Sports

Beckford says nothing discussed as yet in the BAISS

One of the most pivotal physical activities in Bahamian society, directly affecting the development of thousands of youth in the country, is at a standstill at a time when it is usually booming and thriving.

Reference is to high school sports that cannot convene right now, and cannot commence in any way.

Each school year, the government schools in the country start off with volleyball while the private schools engage in softball. Those teams have yet to be assembled as the student-athletes are at home having virtual classes online. Given the nature of the COVID-19 pandemic, becoming widespread on this side of the world since earlier in the year, a lot of student-athletes in The Bahamas have been out of competitive shape and have been lacking meaningful physical activity since March – a period of over seven months.

It was hoped and anticipated that high school sports would have returned to some degree of normalcy by now, but it’s looking like it will be on hold at least until January 2021.

Ainsworth Beckford, a coach at Nassau Christian Academy (NCA) and one of the conveners for softball in the Bahamas Association of Independent Secondary Schools (BAISS), said it’s the most frustrated he’s been since he started coaching sports here in The Bahamas. He said as far as he knows, it’s the same with coaches in the Government Secondary Schools Sports Association (GSSSA), the Bahamas Scholastic Association (BSA) and the Grand Bahama Secondary Schools Athletic Association (GBSSAA) – the other three major secondary schools sports leagues in The Bahamas.

“As it stands now, we have not discussed anything at all as a body as to when we will resume and that’s understandable given what is going on with COVID-19. We have practically just put everything on hold. It’s at the red light at the moment, and we’re just waiting to see how things develop,” said Beckford. “Furthermore, the students are not even in school at the moment so we’re not able to get them together to do any practice or anything of that nature. It’s just a wait-and-see situation we are in right now.”

Some of the sporting disciplines have restarted, but mostly, it’s club activities and workouts rather than school teams gathering and league play commencing. The two major youth baseball leagues on New Providence have been shut down since March. In the BAISS, they were unable to complete their sports calendar at the end of the last school year. The sporting disciplines of track and field, volleyball and soccer were greatly affected. In the government schools sector, track and field, softball, baseball and soccer suffered as the respective teams were unable to complete, and in some cases, start, their respective seasons.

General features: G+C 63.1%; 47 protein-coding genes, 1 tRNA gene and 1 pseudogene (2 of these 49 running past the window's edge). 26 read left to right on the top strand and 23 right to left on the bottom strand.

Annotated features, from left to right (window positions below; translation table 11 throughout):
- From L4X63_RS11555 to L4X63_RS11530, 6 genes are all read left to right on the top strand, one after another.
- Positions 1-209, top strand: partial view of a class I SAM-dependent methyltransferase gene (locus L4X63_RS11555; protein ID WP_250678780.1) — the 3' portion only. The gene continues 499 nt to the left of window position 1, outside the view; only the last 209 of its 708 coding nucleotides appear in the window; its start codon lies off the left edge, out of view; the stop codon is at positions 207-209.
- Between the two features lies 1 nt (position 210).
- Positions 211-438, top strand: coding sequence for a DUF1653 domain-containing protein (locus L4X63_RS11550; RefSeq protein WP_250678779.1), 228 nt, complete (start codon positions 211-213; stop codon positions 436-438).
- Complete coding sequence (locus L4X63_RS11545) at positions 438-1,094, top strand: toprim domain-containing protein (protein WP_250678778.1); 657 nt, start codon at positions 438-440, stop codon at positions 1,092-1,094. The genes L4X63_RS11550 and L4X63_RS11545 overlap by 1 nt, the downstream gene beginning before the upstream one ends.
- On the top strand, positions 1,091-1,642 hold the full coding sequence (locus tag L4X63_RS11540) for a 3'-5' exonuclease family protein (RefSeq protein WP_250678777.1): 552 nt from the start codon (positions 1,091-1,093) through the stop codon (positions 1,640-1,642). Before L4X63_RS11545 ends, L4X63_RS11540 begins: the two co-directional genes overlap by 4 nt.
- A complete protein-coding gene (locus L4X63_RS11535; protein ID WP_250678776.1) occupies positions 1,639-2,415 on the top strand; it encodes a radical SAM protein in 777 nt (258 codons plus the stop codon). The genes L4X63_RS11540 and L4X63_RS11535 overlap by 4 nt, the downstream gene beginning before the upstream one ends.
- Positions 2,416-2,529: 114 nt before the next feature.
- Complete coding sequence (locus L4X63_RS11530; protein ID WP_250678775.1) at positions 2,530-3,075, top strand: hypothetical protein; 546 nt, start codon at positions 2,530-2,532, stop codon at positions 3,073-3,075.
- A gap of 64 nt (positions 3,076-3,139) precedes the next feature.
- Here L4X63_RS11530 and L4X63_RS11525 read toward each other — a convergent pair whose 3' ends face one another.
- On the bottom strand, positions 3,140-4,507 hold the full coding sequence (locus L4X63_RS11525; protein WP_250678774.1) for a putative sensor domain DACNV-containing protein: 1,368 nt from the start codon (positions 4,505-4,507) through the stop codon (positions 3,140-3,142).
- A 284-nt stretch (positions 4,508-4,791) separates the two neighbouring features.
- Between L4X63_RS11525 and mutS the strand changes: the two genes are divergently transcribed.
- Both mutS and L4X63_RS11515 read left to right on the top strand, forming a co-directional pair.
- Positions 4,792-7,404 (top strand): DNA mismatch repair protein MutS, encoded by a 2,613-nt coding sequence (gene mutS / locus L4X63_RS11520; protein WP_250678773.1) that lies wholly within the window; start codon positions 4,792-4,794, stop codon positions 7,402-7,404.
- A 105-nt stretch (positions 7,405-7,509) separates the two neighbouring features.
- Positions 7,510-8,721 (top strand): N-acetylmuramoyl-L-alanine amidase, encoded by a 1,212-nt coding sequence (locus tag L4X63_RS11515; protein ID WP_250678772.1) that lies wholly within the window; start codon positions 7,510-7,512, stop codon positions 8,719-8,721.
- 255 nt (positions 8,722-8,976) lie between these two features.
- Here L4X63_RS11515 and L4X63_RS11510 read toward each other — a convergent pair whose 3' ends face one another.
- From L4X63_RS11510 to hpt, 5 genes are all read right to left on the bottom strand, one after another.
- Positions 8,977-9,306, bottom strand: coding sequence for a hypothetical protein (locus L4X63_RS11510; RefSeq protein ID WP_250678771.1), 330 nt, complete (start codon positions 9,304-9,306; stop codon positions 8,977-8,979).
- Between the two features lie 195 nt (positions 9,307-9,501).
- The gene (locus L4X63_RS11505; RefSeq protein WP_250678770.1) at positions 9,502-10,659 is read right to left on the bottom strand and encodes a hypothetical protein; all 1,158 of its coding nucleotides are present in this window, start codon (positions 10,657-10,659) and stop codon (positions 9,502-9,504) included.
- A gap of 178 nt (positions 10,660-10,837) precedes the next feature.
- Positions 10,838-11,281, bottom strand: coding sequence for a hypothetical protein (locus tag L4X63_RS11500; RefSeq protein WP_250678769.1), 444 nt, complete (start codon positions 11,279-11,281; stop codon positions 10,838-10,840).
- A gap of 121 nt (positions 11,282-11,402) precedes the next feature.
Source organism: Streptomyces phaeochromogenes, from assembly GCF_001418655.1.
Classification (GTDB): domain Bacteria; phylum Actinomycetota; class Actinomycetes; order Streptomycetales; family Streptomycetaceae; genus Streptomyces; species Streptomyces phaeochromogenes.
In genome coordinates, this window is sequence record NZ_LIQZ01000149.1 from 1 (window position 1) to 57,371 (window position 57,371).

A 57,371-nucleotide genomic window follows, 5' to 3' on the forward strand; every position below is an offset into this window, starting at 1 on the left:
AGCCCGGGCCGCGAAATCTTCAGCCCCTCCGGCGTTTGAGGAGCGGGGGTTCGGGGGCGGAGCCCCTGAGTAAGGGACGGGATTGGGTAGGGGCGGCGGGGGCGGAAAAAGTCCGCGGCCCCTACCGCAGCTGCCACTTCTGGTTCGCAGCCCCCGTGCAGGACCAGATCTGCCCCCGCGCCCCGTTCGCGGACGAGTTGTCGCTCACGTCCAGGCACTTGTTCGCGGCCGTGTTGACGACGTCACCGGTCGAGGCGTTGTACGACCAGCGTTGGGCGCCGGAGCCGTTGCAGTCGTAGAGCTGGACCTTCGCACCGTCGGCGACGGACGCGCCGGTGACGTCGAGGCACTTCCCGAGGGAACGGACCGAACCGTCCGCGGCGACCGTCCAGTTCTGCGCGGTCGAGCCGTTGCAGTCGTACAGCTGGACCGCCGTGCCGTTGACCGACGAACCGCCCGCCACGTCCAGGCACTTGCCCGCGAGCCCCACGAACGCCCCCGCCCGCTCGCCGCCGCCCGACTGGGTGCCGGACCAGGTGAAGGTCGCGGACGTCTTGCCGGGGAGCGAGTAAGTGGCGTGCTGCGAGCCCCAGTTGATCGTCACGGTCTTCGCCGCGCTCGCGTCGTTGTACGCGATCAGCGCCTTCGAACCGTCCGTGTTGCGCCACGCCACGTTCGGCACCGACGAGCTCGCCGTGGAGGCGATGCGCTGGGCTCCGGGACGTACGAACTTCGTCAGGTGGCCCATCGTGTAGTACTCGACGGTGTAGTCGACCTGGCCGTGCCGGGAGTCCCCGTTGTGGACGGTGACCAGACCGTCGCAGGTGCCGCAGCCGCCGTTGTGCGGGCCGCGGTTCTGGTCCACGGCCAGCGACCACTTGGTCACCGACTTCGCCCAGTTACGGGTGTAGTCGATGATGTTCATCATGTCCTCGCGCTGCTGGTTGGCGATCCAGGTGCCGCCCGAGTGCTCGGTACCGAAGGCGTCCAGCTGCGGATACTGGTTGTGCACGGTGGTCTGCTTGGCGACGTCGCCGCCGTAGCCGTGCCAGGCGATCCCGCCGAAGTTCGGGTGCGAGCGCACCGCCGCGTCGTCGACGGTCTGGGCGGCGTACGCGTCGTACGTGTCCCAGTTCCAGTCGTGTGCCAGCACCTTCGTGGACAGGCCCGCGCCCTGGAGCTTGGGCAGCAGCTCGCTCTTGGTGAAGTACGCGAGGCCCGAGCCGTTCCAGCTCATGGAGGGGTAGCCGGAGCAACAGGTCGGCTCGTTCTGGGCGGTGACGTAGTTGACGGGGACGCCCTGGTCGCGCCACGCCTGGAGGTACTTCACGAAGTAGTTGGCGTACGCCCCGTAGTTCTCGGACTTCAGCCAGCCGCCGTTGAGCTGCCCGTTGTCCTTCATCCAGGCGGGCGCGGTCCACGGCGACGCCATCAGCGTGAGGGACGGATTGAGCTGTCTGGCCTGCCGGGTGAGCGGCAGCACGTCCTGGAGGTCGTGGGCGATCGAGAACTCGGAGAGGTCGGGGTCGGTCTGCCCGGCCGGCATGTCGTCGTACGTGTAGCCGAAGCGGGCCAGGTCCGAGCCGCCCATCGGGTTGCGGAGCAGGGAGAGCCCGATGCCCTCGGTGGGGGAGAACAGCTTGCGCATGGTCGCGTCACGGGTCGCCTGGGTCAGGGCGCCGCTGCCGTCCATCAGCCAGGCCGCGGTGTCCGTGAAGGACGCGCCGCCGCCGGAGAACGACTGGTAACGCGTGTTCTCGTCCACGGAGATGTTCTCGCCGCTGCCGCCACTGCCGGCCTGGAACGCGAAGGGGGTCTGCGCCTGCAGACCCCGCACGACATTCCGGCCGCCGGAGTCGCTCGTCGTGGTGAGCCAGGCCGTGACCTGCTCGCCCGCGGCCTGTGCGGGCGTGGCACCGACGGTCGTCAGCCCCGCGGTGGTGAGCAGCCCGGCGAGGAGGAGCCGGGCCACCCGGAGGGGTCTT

Despite what’s going in the country with The Bahamas experiencing an aggressive second wave of cases of the novel coronavirus, it is understood that a number of coaches are going ahead with practices and workout sessions.

“In track and field, it appears that a lot of the school coaches and club coaches are going ahead with their practices, hopefully while maintaining social distancing guidelines and safety measures. Also, I noticed that soccer athletes are still working out. In the BAISS, we’re just waiting to see what unfolds in January. If it is bright, then we will resume. If it is still dark, we will stay indoors and stay away,” said Beckford. “As a coach, I could tell you that this is really frustrating. We are accustomed to a life of being outdoors dealing with kids, and if we don’t get that, it really could affect our health.

“Also, we love what we do. We are fulfilled when we are able to pass on our knowledge as coaches to so many youngsters and then see that translate into success on the field of play. We get enjoyment out of that community service that we provide as coaches. I know that a lot of my friends are tired of being locked away, and so am I. COVID isn’t having any mercy on anyone. It’s out there and it’s affecting us all. Right now, we just have to stay indoors, make the sacrifice and hopefully things will work out for the better next year.”

None of the major school leagues in The Bahamas – the BAISS, the GSSSA, the BSA or the GBSSAA – have released any schedule of events for January 2021. It is expected that they would all create condensed schedules in all of the major sporting disciplines so as to give the student-athletes some semblance of sports activity this school year.

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Sheldon Longley

Sheldon Longley joined The Nassau Guardian in January 2001 as a sports reporter. He was promoted to sports editor in 2008. Sheldon has an extensive background in sports reporting. He covered three Olympic Games and three world championships, along with multiple smaller regional and local games.

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